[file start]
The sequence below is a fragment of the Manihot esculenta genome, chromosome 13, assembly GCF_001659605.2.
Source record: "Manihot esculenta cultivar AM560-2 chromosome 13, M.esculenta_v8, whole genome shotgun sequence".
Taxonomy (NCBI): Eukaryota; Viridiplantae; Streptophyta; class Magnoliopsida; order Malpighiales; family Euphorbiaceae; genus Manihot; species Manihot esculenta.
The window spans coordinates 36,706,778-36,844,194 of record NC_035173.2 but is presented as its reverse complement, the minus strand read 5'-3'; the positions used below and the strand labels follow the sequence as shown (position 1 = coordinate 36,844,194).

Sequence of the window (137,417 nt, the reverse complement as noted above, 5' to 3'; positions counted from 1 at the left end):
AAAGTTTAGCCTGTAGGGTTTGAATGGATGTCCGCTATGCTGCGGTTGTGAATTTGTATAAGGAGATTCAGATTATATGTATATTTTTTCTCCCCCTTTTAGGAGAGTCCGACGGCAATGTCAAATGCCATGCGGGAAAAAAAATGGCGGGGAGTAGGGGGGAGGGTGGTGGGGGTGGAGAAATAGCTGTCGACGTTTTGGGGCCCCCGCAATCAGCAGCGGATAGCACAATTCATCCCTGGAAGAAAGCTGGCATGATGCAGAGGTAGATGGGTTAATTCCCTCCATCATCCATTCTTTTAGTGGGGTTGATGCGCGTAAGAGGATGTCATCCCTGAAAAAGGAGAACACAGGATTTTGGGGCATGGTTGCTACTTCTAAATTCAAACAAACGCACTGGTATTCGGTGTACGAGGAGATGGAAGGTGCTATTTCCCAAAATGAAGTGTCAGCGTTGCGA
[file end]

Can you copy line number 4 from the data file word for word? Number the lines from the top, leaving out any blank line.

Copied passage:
The window spans coordinates 36,706,778-36,844,194 of record NC_035173.2 but is presented as its reverse complement, the minus strand read 5'-3'; the positions used below and the strand labels follow the sequence as shown (position 1 = coordinate 36,844,194).